Statistics

All analyses were performed in triplicate and the mean and standard deviation value reported.

Results and Discussion

Yieds of dried processed coconut babassu are listed in Table 1. Higher amount of kernels was observed on samples dryed at 75 °C, however the variation depends on the quantity ofkernels presents in the samples (Figure 1). In this study, variation of two to eight kernels inside the fruits was observed. Soler et al. (2007)Soler, M.P.; Muto, E.F.; Vitali, A.A. 2007. Babassu nut breaking technique (Orbignya speciosa). Ciência e Tecnologia de Alimentos 27: 717-722 (in Portuguese, with abstract in English). observed fruits of babassu with similar amount of epicarp, mesocarp and smaller amounts of kernels.The epicarp, mesocarp and endocarp of babassu are considered residue of babassu oil extraction and presented a significant energy potential. Lipids represented over 65 % of the kernel constitution (Table 2), similar to the level reported by Sidibé et al. (2010)Sidibé, S.S.; Blin, J.; Vaitilingom, G.; Azoumah, Y. 2010. Use of crude filtered vegetable oil as a fuel in diesel engines state of the art: literature review. Renewable and Sustainable Energy Reviews 14: 2748-2759..

Table 1
− Yield of fractions of babassu coconuts dried at 75 and 90 °C.

Figure 1
− Variation in the amount of kernels in babassu coconuts.

Table 2
− Proximate composition of the fractions obtained from babassu coconuts dried at 75 and 90 °C.

The epicarp fraction presented a high level of carbohydrates, mainly fiber compounds. The epicarp samples of the babassu coconut dried at 75 and 90 °C had 59 and 61 % of crude fiber; 65 and 62 % ADF; 88 and 84 % NDF, respectively. Knowing the percentage of NDF and ADF of the material, it is possible to calculate the fraction of hemicellulose as the difference between these fractions (Soest, 1963Soest, P.J. 1963. Use of detergents in the analysis of fibrous foods. II. A rapid method for the determination of fibre and lignin. Journal of the Association of the Official Analytical Chemists 46: 829-835.). Therefore, the epicarp dried at 75 and 90 °C present 23 % and 22 % hemicellulose, respectively. Hemicellulose can be used to produce single-cell proteins, cellulolytic enzymes, mushrooms, resins and plastics, pharmaceuticals, furfuryl alcohol, mono-chloroacetic acid, herbicides, tetrahydrofufurylic alcohol and maleic anhydride (Reddy and Yang, 2005Reddy, N.; Yang, Y. 2005. Biofibers from agricultural byproducts for industrial applications. Trends in Biotechnology 23: 22-27.).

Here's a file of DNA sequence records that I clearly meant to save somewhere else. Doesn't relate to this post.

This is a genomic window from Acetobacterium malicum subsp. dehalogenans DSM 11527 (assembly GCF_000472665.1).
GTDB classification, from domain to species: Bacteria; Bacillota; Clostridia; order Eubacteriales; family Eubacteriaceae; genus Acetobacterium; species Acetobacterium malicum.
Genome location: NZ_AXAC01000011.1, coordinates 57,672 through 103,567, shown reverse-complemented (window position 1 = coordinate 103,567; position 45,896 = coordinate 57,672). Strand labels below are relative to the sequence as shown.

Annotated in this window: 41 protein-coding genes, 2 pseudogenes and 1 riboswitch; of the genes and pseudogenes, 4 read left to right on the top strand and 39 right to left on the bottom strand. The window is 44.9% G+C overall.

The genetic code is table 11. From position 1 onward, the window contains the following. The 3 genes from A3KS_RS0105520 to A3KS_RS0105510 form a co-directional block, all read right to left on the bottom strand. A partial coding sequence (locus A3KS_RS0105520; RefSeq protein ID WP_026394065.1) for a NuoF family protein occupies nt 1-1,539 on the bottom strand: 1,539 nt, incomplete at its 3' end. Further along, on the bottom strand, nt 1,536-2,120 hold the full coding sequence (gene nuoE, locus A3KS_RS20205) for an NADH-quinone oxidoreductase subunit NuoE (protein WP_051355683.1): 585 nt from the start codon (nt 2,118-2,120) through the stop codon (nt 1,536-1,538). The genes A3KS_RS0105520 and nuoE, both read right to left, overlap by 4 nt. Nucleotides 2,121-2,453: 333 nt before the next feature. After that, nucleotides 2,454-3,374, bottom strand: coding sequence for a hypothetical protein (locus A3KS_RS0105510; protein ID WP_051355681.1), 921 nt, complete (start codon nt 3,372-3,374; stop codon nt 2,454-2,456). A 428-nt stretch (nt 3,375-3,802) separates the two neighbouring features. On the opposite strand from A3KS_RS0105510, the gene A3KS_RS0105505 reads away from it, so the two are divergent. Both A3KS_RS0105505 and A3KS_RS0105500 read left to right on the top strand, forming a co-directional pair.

The starch content in the mesocarp fractions of babassu coconuts dried at 75 and at 90 °C were 54 and 56 % respectively, similar to that reported by Baruque Filho et al. (2000), which with apropriated processing can be used for food preparation. The aspect of babassu starch is similar to corn starch (Figure 2), as reported by Souza and Andrade (2000)Souza, R.C.R.; Andrade, C.T. 2000. Investigation of corn starch gelatinization and extrusion processes. Polímeros: Ciência e Tecnologia 10: 24-30 (in Portuguese, with abstract in English)..